What Is Energy Homeostasis?

Megan Shoop

Energy homeostasis describes the ability of all living things to sustain the stability of internal functions. Most living things require certain internal conditions to survive. A few of these factors include internal temperature, body pH, metabolic rate, and energy expended versus energy consumed. Many plants and animals, including humans, have the ability to adapt to different environments to preserve energy homeostasis. There are also several ways that humans can help their bodies remain balanced.

Cold-blooded reptiles absorb heat from the sun to stay warm.
Cold-blooded reptiles absorb heat from the sun to stay warm.

Under the most favorable circumstances, the amount of energy that an organism puts out will equal the amount it takes in. A simple formula to illustrate this is as follows: Energy Intake = Energy Expended + Energy Stored. This formula illustrates that every organism, when perfectly balanced, will almost immediately replace any energy expended with nourishment that then goes into storage. Perfect energy homeostasis is a never-ending cycle. Unfortunately, environmental circumstances and available nourishment don’t usually support a perfect energy cycle.

Maintaining internal energy homeostasis often requires organisms to adapt. If they don’t, they die. Reptiles, for instance, are cold-blooded, meaning they cannot regulate their own body temperatures. They must move from shade to sun to balance their internal homeostasis. Most reptiles also live in tropical, sub-tropical, or desert climates. Those placed in very cold climates cannot adapt to the sudden environmental change and perish.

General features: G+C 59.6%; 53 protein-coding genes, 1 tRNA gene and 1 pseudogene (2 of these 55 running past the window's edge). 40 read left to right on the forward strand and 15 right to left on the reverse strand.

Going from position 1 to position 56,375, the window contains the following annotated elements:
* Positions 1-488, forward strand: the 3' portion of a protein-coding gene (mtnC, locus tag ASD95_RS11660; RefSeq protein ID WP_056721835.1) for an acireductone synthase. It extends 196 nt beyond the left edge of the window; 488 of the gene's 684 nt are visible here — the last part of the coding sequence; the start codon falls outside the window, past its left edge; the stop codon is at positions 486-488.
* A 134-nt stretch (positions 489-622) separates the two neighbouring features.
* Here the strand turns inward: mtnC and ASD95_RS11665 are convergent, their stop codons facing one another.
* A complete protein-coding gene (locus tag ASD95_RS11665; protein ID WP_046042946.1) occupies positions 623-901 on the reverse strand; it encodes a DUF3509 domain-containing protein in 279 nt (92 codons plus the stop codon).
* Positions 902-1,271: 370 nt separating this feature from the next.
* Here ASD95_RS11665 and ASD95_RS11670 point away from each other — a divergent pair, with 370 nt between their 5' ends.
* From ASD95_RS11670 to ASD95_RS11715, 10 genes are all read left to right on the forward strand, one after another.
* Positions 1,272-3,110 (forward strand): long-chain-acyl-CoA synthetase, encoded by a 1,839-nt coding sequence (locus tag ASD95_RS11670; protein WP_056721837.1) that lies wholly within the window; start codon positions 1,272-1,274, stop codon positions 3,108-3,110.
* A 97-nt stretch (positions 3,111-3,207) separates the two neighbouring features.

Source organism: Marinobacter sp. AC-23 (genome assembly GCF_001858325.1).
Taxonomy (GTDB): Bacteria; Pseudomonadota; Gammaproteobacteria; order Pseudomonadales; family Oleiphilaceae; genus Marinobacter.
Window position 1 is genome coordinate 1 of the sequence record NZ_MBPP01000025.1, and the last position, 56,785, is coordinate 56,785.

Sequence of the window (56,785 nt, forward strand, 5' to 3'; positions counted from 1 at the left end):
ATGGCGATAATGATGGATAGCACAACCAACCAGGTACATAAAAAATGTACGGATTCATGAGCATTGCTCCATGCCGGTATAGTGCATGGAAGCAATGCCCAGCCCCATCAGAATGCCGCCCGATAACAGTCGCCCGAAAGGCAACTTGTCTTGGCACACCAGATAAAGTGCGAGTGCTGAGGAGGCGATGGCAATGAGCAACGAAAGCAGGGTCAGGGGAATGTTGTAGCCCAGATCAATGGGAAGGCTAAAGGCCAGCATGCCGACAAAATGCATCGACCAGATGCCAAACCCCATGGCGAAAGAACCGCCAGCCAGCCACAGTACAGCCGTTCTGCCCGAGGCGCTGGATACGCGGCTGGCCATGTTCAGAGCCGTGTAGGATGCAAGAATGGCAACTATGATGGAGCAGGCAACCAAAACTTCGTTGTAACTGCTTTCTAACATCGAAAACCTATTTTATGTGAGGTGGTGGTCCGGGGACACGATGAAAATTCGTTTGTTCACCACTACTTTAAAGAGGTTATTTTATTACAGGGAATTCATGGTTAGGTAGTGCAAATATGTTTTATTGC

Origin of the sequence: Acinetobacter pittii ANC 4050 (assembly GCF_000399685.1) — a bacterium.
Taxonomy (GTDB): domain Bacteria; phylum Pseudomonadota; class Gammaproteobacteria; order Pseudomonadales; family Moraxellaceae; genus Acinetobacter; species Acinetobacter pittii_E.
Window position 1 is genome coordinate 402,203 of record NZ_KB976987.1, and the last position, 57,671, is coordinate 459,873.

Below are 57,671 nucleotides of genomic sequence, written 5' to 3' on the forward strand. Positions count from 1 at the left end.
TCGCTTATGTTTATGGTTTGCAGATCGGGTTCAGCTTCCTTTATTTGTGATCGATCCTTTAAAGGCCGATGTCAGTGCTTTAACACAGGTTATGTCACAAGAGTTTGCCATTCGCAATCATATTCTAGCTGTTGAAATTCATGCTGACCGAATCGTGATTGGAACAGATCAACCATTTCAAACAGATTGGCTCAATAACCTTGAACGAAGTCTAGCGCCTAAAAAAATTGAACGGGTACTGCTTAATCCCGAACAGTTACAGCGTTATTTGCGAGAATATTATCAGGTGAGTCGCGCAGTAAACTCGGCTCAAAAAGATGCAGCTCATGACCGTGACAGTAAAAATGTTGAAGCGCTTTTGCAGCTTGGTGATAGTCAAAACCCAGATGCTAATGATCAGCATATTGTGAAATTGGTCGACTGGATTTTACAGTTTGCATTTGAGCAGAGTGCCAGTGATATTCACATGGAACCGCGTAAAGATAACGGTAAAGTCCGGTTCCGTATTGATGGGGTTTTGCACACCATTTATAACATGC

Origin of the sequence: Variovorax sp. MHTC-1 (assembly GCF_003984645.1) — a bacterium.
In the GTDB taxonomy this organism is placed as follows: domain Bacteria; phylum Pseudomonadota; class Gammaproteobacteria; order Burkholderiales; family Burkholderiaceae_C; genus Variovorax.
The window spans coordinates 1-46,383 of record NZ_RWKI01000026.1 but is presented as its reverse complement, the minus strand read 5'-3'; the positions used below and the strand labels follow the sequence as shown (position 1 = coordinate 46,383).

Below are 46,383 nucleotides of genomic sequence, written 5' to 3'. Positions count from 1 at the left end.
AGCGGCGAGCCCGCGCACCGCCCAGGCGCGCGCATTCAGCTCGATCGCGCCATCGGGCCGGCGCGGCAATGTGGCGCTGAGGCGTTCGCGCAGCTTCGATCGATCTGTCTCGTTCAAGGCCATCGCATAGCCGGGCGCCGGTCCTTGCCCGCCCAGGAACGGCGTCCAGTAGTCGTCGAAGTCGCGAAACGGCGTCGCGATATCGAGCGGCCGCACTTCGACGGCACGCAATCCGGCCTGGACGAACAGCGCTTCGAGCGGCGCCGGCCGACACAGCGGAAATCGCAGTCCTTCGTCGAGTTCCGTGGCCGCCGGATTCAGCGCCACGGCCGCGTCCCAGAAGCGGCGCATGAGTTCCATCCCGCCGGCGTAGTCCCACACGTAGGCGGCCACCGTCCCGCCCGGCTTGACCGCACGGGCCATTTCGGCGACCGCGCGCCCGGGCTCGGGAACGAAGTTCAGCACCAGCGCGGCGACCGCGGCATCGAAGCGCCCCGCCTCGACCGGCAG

Warm-blooded creatures don’t usually have this problem. They are more adaptable and can usually live in areas with changing seasons. Furry animals, for instance, grow a thick undercoat of fur and feed voraciously to put on an insulating layer of fat during cooler weather. Through these changes, their internal temperature can be maintained. Humans usually adapt through the technology of insulating clothing, fireplaces, and home heating systems. In other words, they create micro-environments to suit their needs.

Plants often maintain energy homeostasis through the amount of nutrients they choose to take in. During the spring, they absorb nutrients at a very high rate, growing very quickly to produce flowers that will later propagate their species. During the summer, they grow more slowly, concentrating energy on producing fruit. Autumn signals that plants should begin focusing energy inward. In periods of cooler weather, they maintain homeostasis through growth underground, using nutrients to expand their root systems down into warmer and nutrient-rich soils.

Nutrient intake also plays a large role in energy homeostasis. In an ideal situation, the amount of nutrients consumed would be equal to the amount of energy an organism expends. During situations where this is not possible, organisms often maintain balance by storing excess energy whenever nutrients are taken in. This generally happens when animals prepare for hibernation or when an organism cannot consume good-quality nutrients.

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